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Kambala Painting Production Phase 7

showing the painting development upto May 2014

Water Projection Within The Perspective

Phase 7 shows the continued evolution of the Million colour Kambala painting. This phase concentrates on the second stage layers that builds the third dimension which acts to promote the sense of the buffalo driving forward through the water.

From the last phase as I worked my way down the hind quarters of the buffalo and started on its back leg, I realised that if was going to complete the visible elements of the back leg with is final completed top lay of paint I first had to understand how the leg was being wrapped up in the surrounding water.

So I set out to explore the explosion of water in the area under the buffalo's body. I recognised that I needed to produce the effect of projected water. This meant developing a consciousness of how this projected layer of water could be fitted into the overall perspective of the composition. Without just creating a dense mass of paint that could contradict the perspective of the composition as a whole.

To gain a conscious appreciation of the dynamic of this watery area, I had to figure out the sequence of constructing the layers and the depth those layers should reach to produce the feeling of the illusion I felt it possible to create.

Placing the foundation layers down helped me understand the surfaces and their interaction with each other (the mechanics behind the illusion of motion through matter). At this phase of the composition it is more important for me to understand this than to produce the perfected top layer of painted 'reality'.

This attention to the three dimensional surfaces that form the mechanics underpinning the illusion, sets dynamic realism apart from other forms of photo or hyper-realist forms of art.

Film 1

Enjoy this short film showing the layers of paint being developed over the last two months.

The images below reveal the before and after - showing the difference the contours of paint make to the area of the water explosion.

showing the 3D painted surface of an area of water

Using Abstraction To See What's Real

After completing my understanding of how the layers of paint under the buffalo interact to cause the 3d explosion of water, my attention then turned to the major 'problem' areas of the composition behind the buffalo and the runner. These are areas of the composition that seem to disappear under a mass of water droplets that are so bright and entangled, it is extremely difficult to make out their individual forms and how they sit within the depth perspective. If I just painted a mass of largely white random droplets of various sizes and placed them in these hard to understand areas, I would risk upsetting the balance of the whole illusion and viewers would detect a 'fault' within the patternation of disbursing water. I realised that in order to make the illusion believable I had to find a way of seeing the forms and how they hung in the perspective.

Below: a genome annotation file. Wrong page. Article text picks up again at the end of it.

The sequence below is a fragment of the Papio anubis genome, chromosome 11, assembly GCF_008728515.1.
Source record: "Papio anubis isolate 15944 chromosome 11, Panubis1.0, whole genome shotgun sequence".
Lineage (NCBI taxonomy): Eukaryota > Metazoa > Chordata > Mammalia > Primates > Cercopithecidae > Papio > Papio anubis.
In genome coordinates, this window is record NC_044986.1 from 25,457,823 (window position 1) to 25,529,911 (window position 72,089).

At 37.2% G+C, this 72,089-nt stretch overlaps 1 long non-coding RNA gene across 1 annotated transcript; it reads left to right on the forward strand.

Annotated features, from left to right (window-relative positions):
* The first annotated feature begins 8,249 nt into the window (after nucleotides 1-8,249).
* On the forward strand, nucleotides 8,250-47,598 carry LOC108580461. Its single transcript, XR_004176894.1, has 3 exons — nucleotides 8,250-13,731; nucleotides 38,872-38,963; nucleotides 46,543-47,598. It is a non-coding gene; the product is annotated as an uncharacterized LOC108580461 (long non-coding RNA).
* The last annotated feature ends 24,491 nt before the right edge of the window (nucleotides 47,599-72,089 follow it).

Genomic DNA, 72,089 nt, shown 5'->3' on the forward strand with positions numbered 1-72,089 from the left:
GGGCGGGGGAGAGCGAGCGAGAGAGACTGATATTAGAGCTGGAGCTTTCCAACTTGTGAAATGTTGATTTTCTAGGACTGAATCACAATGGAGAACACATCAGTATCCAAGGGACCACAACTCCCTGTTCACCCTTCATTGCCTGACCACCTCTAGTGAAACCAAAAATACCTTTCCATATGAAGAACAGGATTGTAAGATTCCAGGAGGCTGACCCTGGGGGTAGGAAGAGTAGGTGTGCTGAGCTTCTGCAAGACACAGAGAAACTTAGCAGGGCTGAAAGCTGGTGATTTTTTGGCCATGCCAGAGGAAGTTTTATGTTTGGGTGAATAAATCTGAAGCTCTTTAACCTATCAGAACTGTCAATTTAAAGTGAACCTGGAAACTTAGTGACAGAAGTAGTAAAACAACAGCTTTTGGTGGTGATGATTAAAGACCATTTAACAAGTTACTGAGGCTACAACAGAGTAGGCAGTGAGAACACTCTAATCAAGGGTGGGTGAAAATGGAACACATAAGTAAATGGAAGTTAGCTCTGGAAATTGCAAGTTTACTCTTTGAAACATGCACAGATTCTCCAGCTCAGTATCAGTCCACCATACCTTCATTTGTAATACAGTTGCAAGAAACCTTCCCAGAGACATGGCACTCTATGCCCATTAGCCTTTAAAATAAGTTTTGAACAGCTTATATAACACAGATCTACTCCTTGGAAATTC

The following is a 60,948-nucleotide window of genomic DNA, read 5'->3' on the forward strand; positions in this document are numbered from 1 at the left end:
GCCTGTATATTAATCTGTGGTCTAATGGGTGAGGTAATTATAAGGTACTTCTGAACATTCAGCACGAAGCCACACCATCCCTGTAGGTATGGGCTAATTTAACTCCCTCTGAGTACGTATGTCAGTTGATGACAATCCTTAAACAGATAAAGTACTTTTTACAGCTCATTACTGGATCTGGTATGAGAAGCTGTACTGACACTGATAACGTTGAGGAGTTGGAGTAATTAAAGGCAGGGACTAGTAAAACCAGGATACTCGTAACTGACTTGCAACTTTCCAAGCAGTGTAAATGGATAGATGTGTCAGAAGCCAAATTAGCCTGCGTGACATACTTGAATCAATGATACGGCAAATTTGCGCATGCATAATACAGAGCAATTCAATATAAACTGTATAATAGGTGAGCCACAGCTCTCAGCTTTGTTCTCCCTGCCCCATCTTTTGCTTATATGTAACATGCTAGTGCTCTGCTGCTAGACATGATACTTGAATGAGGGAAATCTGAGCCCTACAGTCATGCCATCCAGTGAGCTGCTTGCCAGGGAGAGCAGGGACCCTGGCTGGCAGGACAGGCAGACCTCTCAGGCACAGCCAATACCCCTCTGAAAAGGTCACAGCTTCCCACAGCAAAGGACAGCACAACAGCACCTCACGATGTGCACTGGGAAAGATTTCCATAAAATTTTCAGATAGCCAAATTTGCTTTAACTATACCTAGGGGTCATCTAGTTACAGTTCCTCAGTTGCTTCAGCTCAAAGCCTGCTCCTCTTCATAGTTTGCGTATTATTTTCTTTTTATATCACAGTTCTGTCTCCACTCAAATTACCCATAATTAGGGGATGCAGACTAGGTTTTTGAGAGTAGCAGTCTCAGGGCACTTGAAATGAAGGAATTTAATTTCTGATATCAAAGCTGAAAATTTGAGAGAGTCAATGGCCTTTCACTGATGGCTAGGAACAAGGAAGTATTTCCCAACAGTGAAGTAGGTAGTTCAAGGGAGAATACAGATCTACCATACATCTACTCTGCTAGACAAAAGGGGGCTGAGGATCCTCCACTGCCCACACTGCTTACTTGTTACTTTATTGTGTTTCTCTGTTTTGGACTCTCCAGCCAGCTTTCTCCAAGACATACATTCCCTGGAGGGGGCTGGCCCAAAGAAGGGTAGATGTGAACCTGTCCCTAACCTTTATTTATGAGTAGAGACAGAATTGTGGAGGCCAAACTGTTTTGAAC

I took the problem areas from my photographic material and pushed and pulled the brightness and contrasts around to reveal the forms and how they were positioned on the 2D surface. This was my start point that enabled me to see how these areas of water interacted with the back and foreground.

I then started a couple of months of drafting the positions of how the water was being dispersed. Which has caused an abstract patternation to become visible on the canvas. These droplets are outlined in bright colours, many brighter than they will be when the 3D surface becomes established later.

showing the drafted surface of an area of water

This points to the wonderful complexity with which reality must be decoded to really understand what is taking place and how it can be fitted back together. These are the areas of contemplated abstraction before they are covered over, parts of the story of Dynamic Realist painting that are rarely told or seen. Abstraction is not a new art form to the 20th century. Realist artist's particularly those embarking large scale compositions would have had to make sense of compositional focus and space by abstracting areas to appreciate there 'effect' on the whole. Hence you would find a Matisse like thinking under a Turner and a Rothko like contemplation under a Constable.

Film 2

This short film shows close-up areas of drafting and discusses the importance of the process at this stage of the painting.

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